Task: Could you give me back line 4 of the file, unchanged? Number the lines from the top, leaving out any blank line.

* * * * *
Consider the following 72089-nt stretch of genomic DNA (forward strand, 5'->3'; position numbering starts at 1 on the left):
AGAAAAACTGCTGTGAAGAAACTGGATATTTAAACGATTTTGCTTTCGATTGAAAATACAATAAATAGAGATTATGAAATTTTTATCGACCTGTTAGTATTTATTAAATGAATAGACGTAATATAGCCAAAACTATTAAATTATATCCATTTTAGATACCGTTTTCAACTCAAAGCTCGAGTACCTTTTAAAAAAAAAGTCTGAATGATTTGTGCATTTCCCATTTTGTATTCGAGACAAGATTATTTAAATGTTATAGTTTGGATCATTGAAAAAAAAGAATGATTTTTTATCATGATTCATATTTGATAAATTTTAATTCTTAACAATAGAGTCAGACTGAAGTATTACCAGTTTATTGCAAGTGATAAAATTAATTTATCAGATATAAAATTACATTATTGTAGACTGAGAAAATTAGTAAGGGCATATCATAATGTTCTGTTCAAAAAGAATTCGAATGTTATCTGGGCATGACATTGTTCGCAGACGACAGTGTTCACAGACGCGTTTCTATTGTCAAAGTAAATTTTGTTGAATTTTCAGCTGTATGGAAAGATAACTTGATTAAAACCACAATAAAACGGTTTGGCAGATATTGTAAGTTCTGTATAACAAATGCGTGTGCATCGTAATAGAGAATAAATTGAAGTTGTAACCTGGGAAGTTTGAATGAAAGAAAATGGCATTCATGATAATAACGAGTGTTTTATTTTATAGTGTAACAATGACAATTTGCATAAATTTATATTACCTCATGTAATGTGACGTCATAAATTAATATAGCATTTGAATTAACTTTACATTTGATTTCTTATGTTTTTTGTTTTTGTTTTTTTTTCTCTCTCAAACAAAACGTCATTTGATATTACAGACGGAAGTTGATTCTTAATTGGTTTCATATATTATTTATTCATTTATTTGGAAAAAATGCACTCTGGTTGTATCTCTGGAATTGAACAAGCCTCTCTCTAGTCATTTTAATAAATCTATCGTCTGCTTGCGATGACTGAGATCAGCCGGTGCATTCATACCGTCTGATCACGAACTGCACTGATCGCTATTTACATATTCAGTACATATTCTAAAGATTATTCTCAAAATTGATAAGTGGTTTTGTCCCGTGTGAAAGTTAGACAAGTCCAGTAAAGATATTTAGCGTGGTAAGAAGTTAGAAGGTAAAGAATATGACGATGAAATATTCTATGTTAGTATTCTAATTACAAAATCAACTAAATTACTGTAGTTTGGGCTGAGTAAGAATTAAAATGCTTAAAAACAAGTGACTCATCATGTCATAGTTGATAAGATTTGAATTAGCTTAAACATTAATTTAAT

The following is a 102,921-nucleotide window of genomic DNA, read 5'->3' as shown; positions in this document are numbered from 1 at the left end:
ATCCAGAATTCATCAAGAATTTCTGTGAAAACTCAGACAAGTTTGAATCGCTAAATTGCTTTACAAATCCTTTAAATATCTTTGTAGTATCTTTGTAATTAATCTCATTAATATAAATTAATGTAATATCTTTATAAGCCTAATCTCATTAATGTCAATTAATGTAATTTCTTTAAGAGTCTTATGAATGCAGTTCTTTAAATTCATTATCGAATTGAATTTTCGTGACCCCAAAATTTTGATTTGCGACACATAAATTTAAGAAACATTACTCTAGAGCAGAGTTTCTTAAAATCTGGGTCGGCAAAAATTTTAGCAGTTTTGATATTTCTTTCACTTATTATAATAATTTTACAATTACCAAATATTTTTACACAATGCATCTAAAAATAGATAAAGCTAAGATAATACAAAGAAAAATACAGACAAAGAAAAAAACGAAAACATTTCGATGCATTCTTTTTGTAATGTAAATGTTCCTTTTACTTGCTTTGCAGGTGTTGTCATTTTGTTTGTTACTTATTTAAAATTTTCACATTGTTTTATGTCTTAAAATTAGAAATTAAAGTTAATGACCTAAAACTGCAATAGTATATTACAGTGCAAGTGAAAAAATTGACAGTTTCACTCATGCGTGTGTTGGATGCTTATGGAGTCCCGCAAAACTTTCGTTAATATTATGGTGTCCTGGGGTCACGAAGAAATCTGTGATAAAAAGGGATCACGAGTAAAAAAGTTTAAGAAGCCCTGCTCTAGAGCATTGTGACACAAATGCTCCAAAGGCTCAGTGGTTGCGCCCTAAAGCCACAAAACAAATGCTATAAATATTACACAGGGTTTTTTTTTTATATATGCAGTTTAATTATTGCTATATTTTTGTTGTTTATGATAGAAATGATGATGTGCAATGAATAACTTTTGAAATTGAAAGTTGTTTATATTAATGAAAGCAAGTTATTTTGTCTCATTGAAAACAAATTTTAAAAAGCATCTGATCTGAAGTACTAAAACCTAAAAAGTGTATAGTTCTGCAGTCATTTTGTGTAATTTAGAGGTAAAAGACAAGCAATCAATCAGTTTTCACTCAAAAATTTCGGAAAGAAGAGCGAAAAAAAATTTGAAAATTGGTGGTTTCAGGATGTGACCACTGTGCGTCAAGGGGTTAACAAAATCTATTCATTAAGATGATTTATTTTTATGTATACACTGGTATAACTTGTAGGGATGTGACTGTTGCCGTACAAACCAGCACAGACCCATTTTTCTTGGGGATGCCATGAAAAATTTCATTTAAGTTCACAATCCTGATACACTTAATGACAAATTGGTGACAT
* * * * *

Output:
ATCCAGAATTCATCAAGAATTTCTGTGAAAACTCAGACAAGTTTGAATCGCTAAATTGCTTTACAAATCCTTTAAATATCTTTGTAGTATCTTTGTAATTAATCTCATTAATATAAATTAATGTAATATCTTTATAAGCCTAATCTCATTAATGTCAATTAATGTAATTTCTTTAAGAGTCTTATGAATGCAGTTCTTTAAATTCATTATCGAATTGAATTTTCGTGACCCCAAAATTTTGATTTGCGACACATAAATTTAAGAAACATTACTCTAGAGCAGAGTTTCTTAAAATCTGGGTCGGCAAAAATTTTAGCAGTTTTGATATTTCTTTCACTTATTATAATAATTTTACAATTACCAAATATTTTTACACAATGCATCTAAAAATAGATAAAGCTAAGATAATACAAAGAAAAATACAGACAAAGAAAAAAACGAAAACATTTCGATGCATTCTTTTTGTAATGTAAATGTTCCTTTTACTTGCTTTGCAGGTGTTGTCATTTTGTTTGTTACTTATTTAAAATTTTCACATTGTTTTATGTCTTAAAATTAGAAATTAAAGTTAATGACCTAAAACTGCAATAGTATATTACAGTGCAAGTGAAAAAATTGACAGTTTCACTCATGCGTGTGTTGGATGCTTATGGAGTCCCGCAAAACTTTCGTTAATATTATGGTGTCCTGGGGTCACGAAGAAATCTGTGATAAAAAGGGATCACGAGTAAAAAAGTTTAAGAAGCCCTGCTCTAGAGCATTGTGACACAAATGCTCCAAAGGCTCAGTGGTTGCGCCCTAAAGCCACAAAACAAATGCTATAAATATTACACAGGGTTTTTTTTTTATATATGCAGTTTAATTATTGCTATATTTTTGTTGTTTATGATAGAAATGATGATGTGCAATGAATAACTTTTGAAATTGAAAGTTGTTTATATTAATGAAAGCAAGTTATTTTGTCTCATTGAAAACAAATTTTAAAAAGCATCTGATCTGAAGTACTAAAACCTAAAAAGTGTATAGTTCTGCAGTCATTTTGTGTAATTTAGAGGTAAAAGACAAGCAATCAATCAGTTTTCACTCAAAAATTTCGGAAAGAAGAGCGAAAAAAAATTTGAAAATTGGTGGTTTCAGGATGTGACCACTGTGCGTCAAGGGGTTAACAAAATCTATTCATTAAGATGATTTATTTTTATGTATACACTGGTATAACTTGTAGGGATGTGACTGTTGCCGTACAAACCAGCACAGACCCATTTTTCTTGGGGATGCCATGAAAAATTTCATTTAAGTTCACAATCCTGATACACTTAATGACAAATTGGTGACAT